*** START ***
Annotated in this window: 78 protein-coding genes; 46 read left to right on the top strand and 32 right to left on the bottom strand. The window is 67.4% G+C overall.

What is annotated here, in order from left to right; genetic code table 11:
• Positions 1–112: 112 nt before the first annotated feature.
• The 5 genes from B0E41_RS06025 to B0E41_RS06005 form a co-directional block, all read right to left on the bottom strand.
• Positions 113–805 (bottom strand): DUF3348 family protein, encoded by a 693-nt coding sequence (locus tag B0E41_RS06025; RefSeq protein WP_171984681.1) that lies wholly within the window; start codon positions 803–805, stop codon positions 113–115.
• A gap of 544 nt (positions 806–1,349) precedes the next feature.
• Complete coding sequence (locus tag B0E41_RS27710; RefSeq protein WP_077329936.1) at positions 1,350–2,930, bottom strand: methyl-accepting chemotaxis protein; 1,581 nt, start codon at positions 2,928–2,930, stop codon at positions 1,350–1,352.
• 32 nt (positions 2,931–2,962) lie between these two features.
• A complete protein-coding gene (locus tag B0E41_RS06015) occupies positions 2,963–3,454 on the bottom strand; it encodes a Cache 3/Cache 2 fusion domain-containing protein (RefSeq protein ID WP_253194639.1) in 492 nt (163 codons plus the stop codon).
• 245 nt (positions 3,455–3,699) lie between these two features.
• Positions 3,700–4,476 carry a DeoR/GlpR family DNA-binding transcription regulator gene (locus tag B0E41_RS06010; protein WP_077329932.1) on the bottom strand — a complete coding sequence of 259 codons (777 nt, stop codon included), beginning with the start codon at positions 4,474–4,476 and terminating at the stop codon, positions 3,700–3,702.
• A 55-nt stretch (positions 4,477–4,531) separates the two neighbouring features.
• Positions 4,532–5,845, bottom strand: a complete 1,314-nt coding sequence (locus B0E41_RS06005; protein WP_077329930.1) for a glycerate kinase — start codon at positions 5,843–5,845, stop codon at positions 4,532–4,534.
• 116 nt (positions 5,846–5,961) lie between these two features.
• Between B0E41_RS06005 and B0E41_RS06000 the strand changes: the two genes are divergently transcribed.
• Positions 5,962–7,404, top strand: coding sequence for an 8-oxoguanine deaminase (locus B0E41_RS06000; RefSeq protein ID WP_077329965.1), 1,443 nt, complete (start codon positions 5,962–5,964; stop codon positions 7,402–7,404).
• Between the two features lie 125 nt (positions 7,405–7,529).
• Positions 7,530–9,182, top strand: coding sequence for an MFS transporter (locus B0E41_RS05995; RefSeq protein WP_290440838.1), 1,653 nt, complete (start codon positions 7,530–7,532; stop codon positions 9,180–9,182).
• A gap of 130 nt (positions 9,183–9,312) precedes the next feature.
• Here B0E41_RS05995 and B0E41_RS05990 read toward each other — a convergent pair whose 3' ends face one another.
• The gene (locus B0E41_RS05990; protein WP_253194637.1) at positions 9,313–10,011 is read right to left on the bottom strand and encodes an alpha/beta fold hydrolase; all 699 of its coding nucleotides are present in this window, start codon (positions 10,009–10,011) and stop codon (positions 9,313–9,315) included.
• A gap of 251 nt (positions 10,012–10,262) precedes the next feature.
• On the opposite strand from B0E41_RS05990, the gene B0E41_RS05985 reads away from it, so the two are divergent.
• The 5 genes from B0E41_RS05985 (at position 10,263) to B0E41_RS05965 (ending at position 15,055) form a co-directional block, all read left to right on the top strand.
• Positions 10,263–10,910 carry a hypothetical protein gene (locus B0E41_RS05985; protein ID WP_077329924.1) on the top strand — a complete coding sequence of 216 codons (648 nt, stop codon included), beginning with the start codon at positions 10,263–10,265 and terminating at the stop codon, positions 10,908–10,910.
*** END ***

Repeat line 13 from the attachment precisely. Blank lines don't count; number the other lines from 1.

• Positions 4,532–5,845, bottom strand: a complete 1,314-nt coding sequence (locus B0E41_RS06005; protein WP_077329930.1) for a glycerate kinase — start codon at positions 5,843–5,845, stop codon at positions 4,532–4,534.